Recycled Polyester, is it good or bad?

Last summer Nike released a new line of products during the 2014 World Cup. The campaign was called Nike Better World, and it featured shoes, world cup jerseys, and a clothing line made from recycled polyester. On their website, they showed a simplified version of the process of turning plastic bottles into polyester thread, and using that thread to make a jersey. According to their website, it took 9 plastic bottles to make one jersey, and they had successfully diverted 2 billion plastic bottles from landfills. 

Keeping 2 billion plastic bottles out of landfills is a pretty amazing feat. I found the idea exciting, I felt like recycling plastic into clothing could keep so much plastic out of landfills and out of the ocean. It sparked my curiosity, and I wanted to see how it was made and how much recycled polyester is being made each year. I found a video clip from a show on the National Geographic channel that showed how it was done: 

As you can see turning plastic bottles into polyester is quite the process. Plastic bottles are shredded, clear plastic is separated from colored plastic, labels are removed, the plastic shreds are melted and strained through a sieve. The plastic threads are stretched into sheets, then shredded again into fluff, spun into thread, woven into sheets of fabric, and then beaten with wire brushes to make the fabric soft. Worldwide, 7.5 million tons of bottles were collected last year. Of those bottles collected, 440,000 tons were used to produce polyester. That’s an extraordinary amount of plastic, and seems like a great step in the right direction. Or is it?

There are some down sides to recycled polyester. In the process of recycling, the melted down plastic can give off toxic fumes that can contaminate the air. The health of the workers at these factories can be at risk if they are exposed to the fumes and other corrosive materials used in the sanitation and breaking down of these plastic bottles. There is also a possibility that not all of toxins created in the melting down process are completely removed from the final product. As well, some recycled polyester undergoes a lot of dying or bleaching to get it the desired color, and excessive wearing of recycled polyester can irritate your skin.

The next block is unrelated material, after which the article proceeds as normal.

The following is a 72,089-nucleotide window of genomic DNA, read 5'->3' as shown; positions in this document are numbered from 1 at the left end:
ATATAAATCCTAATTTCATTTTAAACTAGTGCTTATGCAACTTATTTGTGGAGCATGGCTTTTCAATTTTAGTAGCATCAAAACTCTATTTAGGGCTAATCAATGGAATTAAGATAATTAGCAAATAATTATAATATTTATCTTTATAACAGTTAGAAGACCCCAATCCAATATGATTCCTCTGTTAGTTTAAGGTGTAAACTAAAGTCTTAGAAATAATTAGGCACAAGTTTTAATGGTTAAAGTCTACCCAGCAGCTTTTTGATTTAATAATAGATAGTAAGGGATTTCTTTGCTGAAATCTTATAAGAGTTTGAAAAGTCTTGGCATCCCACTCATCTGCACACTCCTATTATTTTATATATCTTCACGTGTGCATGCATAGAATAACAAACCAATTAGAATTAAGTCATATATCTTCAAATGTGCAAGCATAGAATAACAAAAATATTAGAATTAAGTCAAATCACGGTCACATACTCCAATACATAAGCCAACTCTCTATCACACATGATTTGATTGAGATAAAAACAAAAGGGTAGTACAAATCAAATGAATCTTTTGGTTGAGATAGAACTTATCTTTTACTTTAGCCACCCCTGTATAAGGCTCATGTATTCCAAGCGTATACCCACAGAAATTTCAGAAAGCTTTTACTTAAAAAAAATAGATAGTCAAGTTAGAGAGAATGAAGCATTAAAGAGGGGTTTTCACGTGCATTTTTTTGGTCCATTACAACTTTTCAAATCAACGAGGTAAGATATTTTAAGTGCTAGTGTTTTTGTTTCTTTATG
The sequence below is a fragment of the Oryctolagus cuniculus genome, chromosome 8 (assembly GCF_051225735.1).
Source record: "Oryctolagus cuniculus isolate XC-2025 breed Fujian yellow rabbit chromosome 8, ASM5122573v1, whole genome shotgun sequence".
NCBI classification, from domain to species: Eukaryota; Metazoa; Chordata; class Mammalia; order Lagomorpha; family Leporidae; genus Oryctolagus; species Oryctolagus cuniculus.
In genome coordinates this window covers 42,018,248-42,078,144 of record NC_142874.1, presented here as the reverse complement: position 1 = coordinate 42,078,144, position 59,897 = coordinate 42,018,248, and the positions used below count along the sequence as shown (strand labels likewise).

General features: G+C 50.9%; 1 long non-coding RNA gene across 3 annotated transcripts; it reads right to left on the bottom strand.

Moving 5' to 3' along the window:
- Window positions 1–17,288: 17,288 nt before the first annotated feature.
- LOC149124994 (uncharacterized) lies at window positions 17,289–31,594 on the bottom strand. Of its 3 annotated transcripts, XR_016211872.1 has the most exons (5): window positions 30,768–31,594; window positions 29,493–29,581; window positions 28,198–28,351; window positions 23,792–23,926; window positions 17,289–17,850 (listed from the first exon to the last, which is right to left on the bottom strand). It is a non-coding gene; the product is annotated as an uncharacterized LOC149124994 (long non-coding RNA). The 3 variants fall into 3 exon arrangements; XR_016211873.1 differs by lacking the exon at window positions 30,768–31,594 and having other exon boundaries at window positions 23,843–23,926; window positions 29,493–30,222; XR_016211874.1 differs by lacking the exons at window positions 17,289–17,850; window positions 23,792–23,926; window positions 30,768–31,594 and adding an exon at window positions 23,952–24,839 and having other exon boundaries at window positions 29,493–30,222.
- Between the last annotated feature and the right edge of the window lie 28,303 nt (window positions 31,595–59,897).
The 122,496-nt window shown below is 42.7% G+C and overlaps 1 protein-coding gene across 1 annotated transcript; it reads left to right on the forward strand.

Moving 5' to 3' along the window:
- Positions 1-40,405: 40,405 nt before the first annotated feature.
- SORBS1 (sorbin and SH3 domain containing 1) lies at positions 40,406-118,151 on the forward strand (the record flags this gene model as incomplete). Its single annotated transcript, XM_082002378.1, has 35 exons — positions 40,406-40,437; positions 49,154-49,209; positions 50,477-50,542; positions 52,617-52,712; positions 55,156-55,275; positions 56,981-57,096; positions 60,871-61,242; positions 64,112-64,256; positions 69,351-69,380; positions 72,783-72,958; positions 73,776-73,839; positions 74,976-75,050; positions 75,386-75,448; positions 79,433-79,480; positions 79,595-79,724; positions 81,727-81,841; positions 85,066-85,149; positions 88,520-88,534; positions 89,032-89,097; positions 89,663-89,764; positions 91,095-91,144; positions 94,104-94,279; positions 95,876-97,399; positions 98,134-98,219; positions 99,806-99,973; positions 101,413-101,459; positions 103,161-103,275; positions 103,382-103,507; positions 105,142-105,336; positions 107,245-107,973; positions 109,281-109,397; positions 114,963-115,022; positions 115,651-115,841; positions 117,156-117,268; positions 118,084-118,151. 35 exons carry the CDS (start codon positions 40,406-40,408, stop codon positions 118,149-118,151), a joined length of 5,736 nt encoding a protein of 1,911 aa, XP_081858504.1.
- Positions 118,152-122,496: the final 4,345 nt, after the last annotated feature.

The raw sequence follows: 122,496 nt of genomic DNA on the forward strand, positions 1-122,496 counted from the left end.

In an article put out in the January 9, 2015 issue of The New York Times, Scientists reported an alarming discovering in the Great Lakes of Michigan. They found that the lakes are teeming with tiny plastic “microfibers”. They described microfibers as “exceedingly fine filaments made of petroleum-based materials such as polyester and nylon that are woven together into fabrics”. Essentially when we wash clothing or cleaning clothes, or other fabric products made from synthetic fibers, thousands of tiny pieces break off and go down the drain to the water treatment facility. The fibers are so minuscule they are ending up in our bodies of water, some fibers are even too small to see with the naked eye. These fibers are ending up inside of fish, and there is also a chance that they are ending up in our drinking water.

 At the end of the day, plastic is plastic. No matter how you manipulate it, plastic does not simply go away. And perhaps turning plastic into clothing is more harmful than it is helpful. It’s hard to tell right now what the long-term effect these synthetic microfibers will have on plant, animal, human, and environmental health; but one thing is for sure it’s a lot easier to remove a plastic bottle from a body of water than it is to remove thousands of microscopic fibers.